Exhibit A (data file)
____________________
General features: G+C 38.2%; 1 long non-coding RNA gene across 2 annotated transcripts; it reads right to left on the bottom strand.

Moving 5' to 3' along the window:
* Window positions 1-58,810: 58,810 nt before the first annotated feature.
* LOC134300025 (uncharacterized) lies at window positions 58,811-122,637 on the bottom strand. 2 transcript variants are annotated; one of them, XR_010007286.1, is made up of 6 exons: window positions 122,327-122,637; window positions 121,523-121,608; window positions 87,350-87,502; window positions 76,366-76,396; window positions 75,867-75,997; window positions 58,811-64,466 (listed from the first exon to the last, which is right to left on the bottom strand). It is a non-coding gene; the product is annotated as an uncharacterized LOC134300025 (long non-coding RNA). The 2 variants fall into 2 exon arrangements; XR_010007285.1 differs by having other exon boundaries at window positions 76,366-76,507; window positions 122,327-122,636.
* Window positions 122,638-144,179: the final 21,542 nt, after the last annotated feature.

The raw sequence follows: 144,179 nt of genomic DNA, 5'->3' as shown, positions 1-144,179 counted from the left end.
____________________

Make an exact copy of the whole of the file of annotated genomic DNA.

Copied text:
General features: G+C 38.2%; 1 long non-coding RNA gene across 2 annotated transcripts; it reads right to left on the bottom strand.

Moving 5' to 3' along the window:
* Window positions 1-58,810: 58,810 nt before the first annotated feature.
* LOC134300025 (uncharacterized) lies at window positions 58,811-122,637 on the bottom strand. 2 transcript variants are annotated; one of them, XR_010007286.1, is made up of 6 exons: window positions 122,327-122,637; window positions 121,523-121,608; window positions 87,350-87,502; window positions 76,366-76,396; window positions 75,867-75,997; window positions 58,811-64,466 (listed from the first exon to the last, which is right to left on the bottom strand). It is a non-coding gene; the product is annotated as an uncharacterized LOC134300025 (long non-coding RNA). The 2 variants fall into 2 exon arrangements; XR_010007285.1 differs by having other exon boundaries at window positions 76,366-76,507; window positions 122,327-122,636.
* Window positions 122,638-144,179: the final 21,542 nt, after the last annotated feature.

The raw sequence follows: 144,179 nt of genomic DNA, 5'->3' as shown, positions 1-144,179 counted from the left end.